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With New Tax Law, Is Estate Planning Dead?

The Tax Cuts and Jobs Act of 2017 doubled the federal estate, gift and generation-skipping tax exemptions to $11.18 million per person, making many wonder if the heart had been cut out of estate planning. But estate planning is not just about taxes. There are several very important issues that creating an estate plan can help you address, including:

Avoidance of probate. Removing assets out of your name and into a revocable living trust allows your heirs to bypass probate -- which can be an expensive and time-consuming process. Any asset in the trust or payable to the trust upon death avoids probate, which means your heirs will have immediate access to those assets and will avoid court and legal fees.

Beneficiary issues. Beneficiaries have one thing in common: they’re human. And humans can have issues like special needs, mental illness, substance abuse, creditor problems or divorce. Your estate plan will not only determine who will get your assets, it can also determine when they will get them. Addressing these issues in your estate plan will protect your assets for beneficiaries.

Blended family. Many Americans are members of blended families that include stepparents, stepsiblings, half-siblings, etc. If one spouse dies and leaves all his or her assets to the surviving spouse, this can create issues for a blended family because a surviving spouse may decide to keep all the assets and cut out his or her stepchildren. This can be sidestepped by using trusts to guarantee that any children from prior marriages receive their inheritance as intended.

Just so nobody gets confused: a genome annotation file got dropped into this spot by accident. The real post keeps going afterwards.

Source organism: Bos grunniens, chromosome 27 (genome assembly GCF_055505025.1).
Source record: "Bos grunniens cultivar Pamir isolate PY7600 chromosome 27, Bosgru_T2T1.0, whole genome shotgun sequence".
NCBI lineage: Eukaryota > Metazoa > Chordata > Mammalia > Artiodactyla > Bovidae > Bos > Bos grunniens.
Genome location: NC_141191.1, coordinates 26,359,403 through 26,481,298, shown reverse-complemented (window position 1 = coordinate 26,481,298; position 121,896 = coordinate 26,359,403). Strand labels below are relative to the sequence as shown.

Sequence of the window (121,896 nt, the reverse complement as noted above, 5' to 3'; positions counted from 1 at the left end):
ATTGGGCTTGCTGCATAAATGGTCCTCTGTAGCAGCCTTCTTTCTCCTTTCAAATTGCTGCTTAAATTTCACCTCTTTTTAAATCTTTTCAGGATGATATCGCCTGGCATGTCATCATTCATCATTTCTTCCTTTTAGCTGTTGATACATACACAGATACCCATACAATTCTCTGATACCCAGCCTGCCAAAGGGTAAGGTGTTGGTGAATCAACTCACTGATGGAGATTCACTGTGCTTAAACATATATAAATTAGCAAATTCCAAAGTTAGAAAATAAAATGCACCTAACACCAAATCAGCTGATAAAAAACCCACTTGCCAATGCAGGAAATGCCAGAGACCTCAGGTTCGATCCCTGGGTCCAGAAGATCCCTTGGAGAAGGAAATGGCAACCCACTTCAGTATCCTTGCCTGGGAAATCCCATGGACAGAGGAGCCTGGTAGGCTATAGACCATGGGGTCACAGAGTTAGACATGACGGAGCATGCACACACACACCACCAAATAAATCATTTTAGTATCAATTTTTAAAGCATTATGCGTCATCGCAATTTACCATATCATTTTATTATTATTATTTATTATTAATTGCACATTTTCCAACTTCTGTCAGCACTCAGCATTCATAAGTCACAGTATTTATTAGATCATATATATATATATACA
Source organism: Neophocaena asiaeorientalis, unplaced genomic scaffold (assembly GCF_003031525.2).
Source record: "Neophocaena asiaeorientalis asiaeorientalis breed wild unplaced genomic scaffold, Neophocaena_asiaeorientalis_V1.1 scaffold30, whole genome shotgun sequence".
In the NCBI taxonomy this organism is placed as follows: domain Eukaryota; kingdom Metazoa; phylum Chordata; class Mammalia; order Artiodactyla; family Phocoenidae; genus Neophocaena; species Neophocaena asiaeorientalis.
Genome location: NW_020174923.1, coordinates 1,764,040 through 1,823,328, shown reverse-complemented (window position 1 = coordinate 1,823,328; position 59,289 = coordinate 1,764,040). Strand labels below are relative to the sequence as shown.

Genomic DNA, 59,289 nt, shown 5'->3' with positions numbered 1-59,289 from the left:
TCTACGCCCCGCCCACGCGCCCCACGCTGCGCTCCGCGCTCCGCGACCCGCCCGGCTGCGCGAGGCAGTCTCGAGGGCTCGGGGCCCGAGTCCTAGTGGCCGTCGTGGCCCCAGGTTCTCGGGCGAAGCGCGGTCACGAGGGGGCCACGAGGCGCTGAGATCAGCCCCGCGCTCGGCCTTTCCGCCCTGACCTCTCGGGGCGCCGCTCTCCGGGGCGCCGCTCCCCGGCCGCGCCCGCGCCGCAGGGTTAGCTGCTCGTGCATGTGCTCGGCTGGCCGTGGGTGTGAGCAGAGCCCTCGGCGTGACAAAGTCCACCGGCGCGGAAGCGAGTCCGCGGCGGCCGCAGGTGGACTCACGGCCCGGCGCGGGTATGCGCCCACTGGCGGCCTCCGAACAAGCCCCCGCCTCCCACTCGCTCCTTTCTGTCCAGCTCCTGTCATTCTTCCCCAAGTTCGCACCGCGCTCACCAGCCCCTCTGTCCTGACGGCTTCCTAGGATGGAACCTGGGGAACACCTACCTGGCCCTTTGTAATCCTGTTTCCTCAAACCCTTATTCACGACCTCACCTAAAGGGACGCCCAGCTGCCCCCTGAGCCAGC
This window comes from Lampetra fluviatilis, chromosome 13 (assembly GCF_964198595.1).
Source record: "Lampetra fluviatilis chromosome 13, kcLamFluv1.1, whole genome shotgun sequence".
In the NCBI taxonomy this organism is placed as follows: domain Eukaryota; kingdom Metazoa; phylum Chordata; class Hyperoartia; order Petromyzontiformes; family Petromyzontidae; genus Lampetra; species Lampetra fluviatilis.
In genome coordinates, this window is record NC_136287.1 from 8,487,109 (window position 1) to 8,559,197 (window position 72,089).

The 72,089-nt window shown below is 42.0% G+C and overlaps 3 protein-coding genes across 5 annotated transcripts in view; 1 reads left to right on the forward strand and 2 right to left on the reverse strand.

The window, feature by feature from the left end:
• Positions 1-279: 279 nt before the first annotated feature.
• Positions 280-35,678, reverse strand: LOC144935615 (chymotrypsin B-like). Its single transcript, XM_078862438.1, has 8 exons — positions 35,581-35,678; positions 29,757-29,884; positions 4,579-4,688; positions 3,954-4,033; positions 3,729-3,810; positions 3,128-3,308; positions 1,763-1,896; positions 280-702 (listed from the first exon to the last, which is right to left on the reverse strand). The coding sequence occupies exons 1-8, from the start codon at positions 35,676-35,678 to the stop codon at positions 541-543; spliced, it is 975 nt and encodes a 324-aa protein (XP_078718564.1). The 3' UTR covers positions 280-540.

Sibling rivalry. Unfortunately, not all siblings get along, and this can create chaos when an inheritance is at stake. For example, if you leave real estate in equal shares to your children, some may want to keep it and some may want to sell. Everyone must agree to sell any real estate left as an inheritance, so ill feelings can arise if one or more of your children disagree over the disposition of the property. An estate plan will spell out which assets should be sold, who is in charge, and who gets what specifically.

An experienced Florida estate planning attorney can help you with proven strategies to protect your finances and your family. To learn more, contact our Florida law firm for a free consultation.

Categories: Estate Planning
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The Dorcey Law Firm, PLC - Fort Myers Attorney
Located at 10181 Six Mile Cypress Pkwy, Suite C, Fort Myers, FL 33966
Phone: (239) 330-6674
Local Phone: (239) 418-0169
Website: http://www.dorceylaw.com
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